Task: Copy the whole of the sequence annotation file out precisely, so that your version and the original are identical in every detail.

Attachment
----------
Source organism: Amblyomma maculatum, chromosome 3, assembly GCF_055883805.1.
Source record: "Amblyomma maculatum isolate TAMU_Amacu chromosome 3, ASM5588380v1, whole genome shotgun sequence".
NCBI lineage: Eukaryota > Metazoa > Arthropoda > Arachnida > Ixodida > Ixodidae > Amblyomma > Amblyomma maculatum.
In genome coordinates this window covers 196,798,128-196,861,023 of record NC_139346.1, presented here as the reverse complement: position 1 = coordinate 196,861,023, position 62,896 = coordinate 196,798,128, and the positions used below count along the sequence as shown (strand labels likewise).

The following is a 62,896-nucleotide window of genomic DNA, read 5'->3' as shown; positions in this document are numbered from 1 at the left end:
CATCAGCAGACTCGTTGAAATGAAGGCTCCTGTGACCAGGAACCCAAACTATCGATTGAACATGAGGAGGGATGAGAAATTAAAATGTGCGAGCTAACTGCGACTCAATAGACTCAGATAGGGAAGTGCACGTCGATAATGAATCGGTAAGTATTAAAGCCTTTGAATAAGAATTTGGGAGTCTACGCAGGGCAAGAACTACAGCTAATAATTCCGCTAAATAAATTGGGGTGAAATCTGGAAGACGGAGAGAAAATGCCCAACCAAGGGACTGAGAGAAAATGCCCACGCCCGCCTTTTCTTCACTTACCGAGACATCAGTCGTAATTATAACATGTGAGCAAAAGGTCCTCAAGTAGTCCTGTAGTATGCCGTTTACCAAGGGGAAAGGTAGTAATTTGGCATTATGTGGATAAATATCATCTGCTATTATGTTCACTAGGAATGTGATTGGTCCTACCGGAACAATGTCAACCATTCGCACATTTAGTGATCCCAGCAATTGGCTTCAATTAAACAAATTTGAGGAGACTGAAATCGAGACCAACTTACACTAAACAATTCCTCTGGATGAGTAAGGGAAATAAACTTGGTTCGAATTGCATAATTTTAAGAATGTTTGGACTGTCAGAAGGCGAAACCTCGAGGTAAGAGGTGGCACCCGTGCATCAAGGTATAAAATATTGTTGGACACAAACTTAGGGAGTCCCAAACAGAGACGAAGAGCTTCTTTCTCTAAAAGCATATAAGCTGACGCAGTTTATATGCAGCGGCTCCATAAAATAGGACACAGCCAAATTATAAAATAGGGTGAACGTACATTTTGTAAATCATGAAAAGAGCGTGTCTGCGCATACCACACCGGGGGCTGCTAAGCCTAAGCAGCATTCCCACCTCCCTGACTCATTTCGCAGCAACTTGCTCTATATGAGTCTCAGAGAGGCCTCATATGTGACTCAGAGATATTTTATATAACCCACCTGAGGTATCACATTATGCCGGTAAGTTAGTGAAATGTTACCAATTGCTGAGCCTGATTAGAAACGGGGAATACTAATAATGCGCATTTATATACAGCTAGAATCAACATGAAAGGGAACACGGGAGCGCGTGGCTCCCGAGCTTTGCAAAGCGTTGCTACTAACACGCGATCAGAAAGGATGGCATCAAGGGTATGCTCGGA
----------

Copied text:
Source organism: Amblyomma maculatum, chromosome 3, assembly GCF_055883805.1.
Source record: "Amblyomma maculatum isolate TAMU_Amacu chromosome 3, ASM5588380v1, whole genome shotgun sequence".
NCBI lineage: Eukaryota > Metazoa > Arthropoda > Arachnida > Ixodida > Ixodidae > Amblyomma > Amblyomma maculatum.
In genome coordinates this window covers 196,798,128-196,861,023 of record NC_139346.1, presented here as the reverse complement: position 1 = coordinate 196,861,023, position 62,896 = coordinate 196,798,128, and the positions used below count along the sequence as shown (strand labels likewise).

The following is a 62,896-nucleotide window of genomic DNA, read 5'->3' as shown; positions in this document are numbered from 1 at the left end:
CATCAGCAGACTCGTTGAAATGAAGGCTCCTGTGACCAGGAACCCAAACTATCGATTGAACATGAGGAGGGATGAGAAATTAAAATGTGCGAGCTAACTGCGACTCAATAGACTCAGATAGGGAAGTGCACGTCGATAATGAATCGGTAAGTATTAAAGCCTTTGAATAAGAATTTGGGAGTCTACGCAGGGCAAGAACTACAGCTAATAATTCCGCTAAATAAATTGGGGTGAAATCTGGAAGACGGAGAGAAAATGCCCAACCAAGGGACTGAGAGAAAATGCCCACGCCCGCCTTTTCTTCACTTACCGAGACATCAGTCGTAATTATAACATGTGAGCAAAAGGTCCTCAAGTAGTCCTGTAGTATGCCGTTTACCAAGGGGAAAGGTAGTAATTTGGCATTATGTGGATAAATATCATCTGCTATTATGTTCACTAGGAATGTGATTGGTCCTACCGGAACAATGTCAACCATTCGCACATTTAGTGATCCCAGCAATTGGCTTCAATTAAACAAATTTGAGGAGACTGAAATCGAGACCAACTTACACTAAACAATTCCTCTGGATGAGTAAGGGAAATAAACTTGGTTCGAATTGCATAATTTTAAGAATGTTTGGACTGTCAGAAGGCGAAACCTCGAGGTAAGAGGTGGCACCCGTGCATCAAGGTATAAAATATTGTTGGACACAAACTTAGGGAGTCCCAAACAGAGACGAAGAGCTTCTTTCTCTAAAAGCATATAAGCTGACGCAGTTTATATGCAGCGGCTCCATAAAATAGGACACAGCCAAATTATAAAATAGGGTGAACGTACATTTTGTAAATCATGAAAAGAGCGTGTCTGCGCATACCACACCGGGGGCTGCTAAGCCTAAGCAGCATTCCCACCTCCCTGACTCATTTCGCAGCAACTTGCTCTATATGAGTCTCAGAGAGGCCTCATATGTGACTCAGAGATATTTTATATAACCCACCTGAGGTATCACATTATGCCGGTAAGTTAGTGAAATGTTACCAATTGCTGAGCCTGATTAGAAACGGGGAATACTAATAATGCGCATTTATATACAGCTAGAATCAACATGAAAGGGAACACGGGAGCGCGTGGCTCCCGAGCTTTGCAAAGCGTTGCTACTAACACGCGATCAGAAAGGATGGCATCAAGGGTATGCTCGGA